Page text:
Using Augmented Reality Animation to Make Sense of the World

When I first learned about Hans Rosling and saw several of his presentations, I realized the strong bond between the editorial and the “interactively technical.” More than ever before. In the industry that uses vast amount of public data to provide context and explain larger socio-economic, political and medical developments, it is becoming increasingly important to present that data in a way anyone, anywhere, anytime could understand.

Rosling has pioneered an “out of the box” creative phenomenon of explaining data using augmented reality animations - so that we can make sense of the world. The software the Gapminder team developed – Trendalyzer – turned numbers into a meaningful, enjoyable, animated and interactive graphics. Even Google liked it. It bought the software and hired Gapminder developers in 2007.

The BBC documented Rosling’s love for the statistics in an hour-long program The Joy of Stats in which Rosling proved that statistics could be fun too.

This section of the BBC program particularly demonstrates Rosling’s creative approach of understanding data. In four minutes, Rosling tells the world story in 200 countries over 200 years by using 120,000 numbers.

For those of us who end up covering business or medical beat or any other beat that uses an excessive amount of numbers to explain concepts, hopefully Rosling would inspire you to think outside of the box when using new tools to make sense of the world. Enjoy!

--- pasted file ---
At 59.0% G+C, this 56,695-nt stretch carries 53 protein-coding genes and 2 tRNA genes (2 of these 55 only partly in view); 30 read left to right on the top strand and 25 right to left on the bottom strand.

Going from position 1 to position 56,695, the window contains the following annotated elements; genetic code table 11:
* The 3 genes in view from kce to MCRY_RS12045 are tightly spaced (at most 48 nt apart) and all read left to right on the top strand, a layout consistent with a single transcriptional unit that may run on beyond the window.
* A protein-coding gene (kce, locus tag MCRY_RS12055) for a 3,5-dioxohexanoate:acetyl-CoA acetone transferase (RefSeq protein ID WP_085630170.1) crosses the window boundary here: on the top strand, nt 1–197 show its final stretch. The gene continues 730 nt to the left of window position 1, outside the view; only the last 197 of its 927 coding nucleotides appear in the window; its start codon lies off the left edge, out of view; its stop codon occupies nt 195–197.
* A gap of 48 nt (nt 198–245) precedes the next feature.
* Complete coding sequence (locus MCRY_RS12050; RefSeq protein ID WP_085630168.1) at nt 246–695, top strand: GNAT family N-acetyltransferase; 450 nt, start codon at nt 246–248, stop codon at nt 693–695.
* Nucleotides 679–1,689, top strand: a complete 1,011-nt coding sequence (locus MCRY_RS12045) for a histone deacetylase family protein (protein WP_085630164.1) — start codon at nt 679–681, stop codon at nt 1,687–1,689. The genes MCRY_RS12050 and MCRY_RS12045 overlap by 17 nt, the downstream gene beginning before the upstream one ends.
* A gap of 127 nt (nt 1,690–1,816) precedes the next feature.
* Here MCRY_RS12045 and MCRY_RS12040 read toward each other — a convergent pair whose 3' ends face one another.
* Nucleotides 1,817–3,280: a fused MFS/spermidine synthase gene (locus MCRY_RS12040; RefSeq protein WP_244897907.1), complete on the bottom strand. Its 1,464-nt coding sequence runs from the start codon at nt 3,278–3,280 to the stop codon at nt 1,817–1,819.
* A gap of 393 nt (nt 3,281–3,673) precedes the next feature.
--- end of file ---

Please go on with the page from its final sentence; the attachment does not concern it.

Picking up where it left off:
Adapting in the News Business

After our discussions about the pressures journalists are under for deadlines and my research over the past week about my newspaper that I'm following, the Los Angeles Times, I thought that this article was especially relevant about the decline in newspapers and the shift to a need for multi-platform journalism. This article by the AJR is rather large, but it sum it up, it really gets into the pressures that the newspaper business and publications as a whole are under as well as just individual reporters. When I was researching the Los Angeles Times, there were article by other publications that talked about how the circulation has been down in numbers over the past few years. Newspapers were traditionally just for print, but with new websites, this basically requires them to step up their game and add more multimedia elements. I think that it's interesting because, now, it seems like it's more important to have multiple elements for each story and continue updating it on the web as soon as new information comes in. Reporters are under pressure to report quickly but so are newspapers in general in order to survive.

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